• Destroying (either by incineration or sending to landfill) unsold new non-food items (clothing, shoes, cosmetics) will be prohibited in order to encourage their reuse or recycling
  • Instructions for reuse and re-use (especially of plastic bottles) will be put in place

Although it’s not included in the legislation, environmental activists have been campaigning to have events such as ‘Black Friday’ banned in France, arguing that it encourages needless consumerism and contributes to environmental damage.


Buying a house in France post-Brexit

We are still none the wiser as to the situation and exact details for Brits (and British passport holders) moving to France post Brexit. All we know is that, with the transition agreement, our rights as EU citizens will still be in place until 31st December 2020 and, if you move over to France permanently before this date, you will be entitled to apply for a residents’ permit.

After that, for the moment at least, the UK is talking about a points style immigration system for immigrants to the UK so it is feasible that European countries will introduce a similar system for British immigrants. This is likely to mean that Brits and people with a British passport planning to move to France to live and work permanently will have to show that their income is at least the same as the minimum wage in France which is currently €18,250 per year per person. It is probable that applications to live in France will have to be made to the French embassy in the UK.

If you are planning to buy a holiday house in France, regulations will be the same as for any non-EU national which means that you will be allowed to spend 90 days maximum in France in any 180-day time period.

So, for those of you planning a permanent move to France, if your timing allows, it would make sense to make the move before the end of the transition period, 31st December this year because, thanks to the withdrawal agreement, your rights as EU citizens will still be in place. After this time, everything is still to be agreed.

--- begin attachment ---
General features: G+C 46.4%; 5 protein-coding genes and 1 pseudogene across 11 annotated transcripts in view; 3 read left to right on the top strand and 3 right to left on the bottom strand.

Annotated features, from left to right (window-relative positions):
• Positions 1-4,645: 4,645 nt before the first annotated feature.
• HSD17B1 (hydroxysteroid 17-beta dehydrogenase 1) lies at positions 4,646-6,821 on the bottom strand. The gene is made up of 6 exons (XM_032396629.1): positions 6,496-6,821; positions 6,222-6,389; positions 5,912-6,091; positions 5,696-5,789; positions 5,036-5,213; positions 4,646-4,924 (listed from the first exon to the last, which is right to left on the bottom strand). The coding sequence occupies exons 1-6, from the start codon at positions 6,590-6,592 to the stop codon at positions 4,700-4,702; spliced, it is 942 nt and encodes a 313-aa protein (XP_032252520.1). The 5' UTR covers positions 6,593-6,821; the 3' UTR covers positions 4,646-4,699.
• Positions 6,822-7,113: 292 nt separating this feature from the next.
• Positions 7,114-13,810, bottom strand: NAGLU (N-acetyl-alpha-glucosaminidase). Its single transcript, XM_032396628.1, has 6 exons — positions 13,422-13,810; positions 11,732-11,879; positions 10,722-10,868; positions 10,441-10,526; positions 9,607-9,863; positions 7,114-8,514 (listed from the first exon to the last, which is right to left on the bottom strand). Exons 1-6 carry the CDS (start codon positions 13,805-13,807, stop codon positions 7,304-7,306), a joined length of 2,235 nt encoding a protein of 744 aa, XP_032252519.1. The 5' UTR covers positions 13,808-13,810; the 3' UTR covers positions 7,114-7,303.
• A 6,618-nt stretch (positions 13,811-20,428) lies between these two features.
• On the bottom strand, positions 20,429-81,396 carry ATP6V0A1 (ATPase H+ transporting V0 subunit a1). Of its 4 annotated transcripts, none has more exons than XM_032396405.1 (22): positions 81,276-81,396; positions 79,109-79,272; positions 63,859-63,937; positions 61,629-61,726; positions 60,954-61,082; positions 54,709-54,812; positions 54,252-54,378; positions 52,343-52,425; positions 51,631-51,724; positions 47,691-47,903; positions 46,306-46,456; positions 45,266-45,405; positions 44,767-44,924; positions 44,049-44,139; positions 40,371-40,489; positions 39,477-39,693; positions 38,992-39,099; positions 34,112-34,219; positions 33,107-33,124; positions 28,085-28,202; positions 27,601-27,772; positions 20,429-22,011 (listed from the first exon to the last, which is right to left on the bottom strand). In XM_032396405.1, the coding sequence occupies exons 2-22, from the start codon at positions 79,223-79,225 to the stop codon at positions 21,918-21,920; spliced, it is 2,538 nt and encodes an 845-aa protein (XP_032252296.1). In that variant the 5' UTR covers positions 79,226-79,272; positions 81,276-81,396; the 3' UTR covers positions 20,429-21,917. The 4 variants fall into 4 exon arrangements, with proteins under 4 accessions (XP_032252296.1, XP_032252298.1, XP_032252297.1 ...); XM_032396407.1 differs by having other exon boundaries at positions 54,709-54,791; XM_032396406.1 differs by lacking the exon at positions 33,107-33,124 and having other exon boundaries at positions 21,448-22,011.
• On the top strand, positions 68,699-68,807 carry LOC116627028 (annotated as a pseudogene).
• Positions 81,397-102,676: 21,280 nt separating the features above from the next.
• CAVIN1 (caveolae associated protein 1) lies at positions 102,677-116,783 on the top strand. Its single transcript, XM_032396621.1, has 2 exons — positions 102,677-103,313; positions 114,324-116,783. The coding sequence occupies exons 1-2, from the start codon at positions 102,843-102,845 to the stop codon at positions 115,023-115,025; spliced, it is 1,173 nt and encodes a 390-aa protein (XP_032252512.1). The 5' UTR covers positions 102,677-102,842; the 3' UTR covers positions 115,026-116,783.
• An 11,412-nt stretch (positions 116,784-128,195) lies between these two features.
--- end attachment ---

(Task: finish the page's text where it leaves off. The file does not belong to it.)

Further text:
For more information, take a look at:

If you need help finding your home in France, please get in touch:

The architecture of happiness – can a house make you happy?

Recently I was reading a book on how architecture can affect mood, feelings and mental health in general (and hence also physical health). It was both fascinating and also makes perfect sense.

I see a huge number of houses of different styles, structure and age and I know how each house has its own personality and it is noticeable how different houses can make you feel a certain way. I also see this all the time with my clients when they are on viewings with me – a house can tick every box but, if they don’t get that good gut reaction, that ‘je ne sais quoi’ feeling, then the house is not right for them. Likewise, a house that does not seem to meet all their criteria but makes them smile as soon as they cross the threshold, renders everything else irrelevant if it is the one. It turns out that choosing a house is just as illogical on the surface as choosing a partner! But actually, the subconscious is powerful and often knows better than our analytical brain what will make us happy.

According to Alain de Botton, philosopher and author, “Space and architecture are really a division of mental health” He is talking about architecture on a grand scale but it follows that our home and everyday surroundings can influence our mood and hence our happiness. And while we cannot do much to change the public architecture around us, we can have some control over our personal space, our home and how we live in it.

Of course, there is no one ‘architecture of happiness’ and it would be wrong to say that in the right house, our lives would be perfect but, as Mr de Botton points out; “ for most of our lives, “we’re balanced between hope and despair … and it’s in that state when the built environment can have an influence on our mood.”

So, when starting out on your property search, by all means draw up a check list and I will make sure that those criteria are met when you come out on your viewing trip. But also make sure that you leave some space for your subconscious to have a say when you actually arrive at the property.

If you would like me to find a property that will tick those important boxes as well as hopefully make you happy, please get in touch: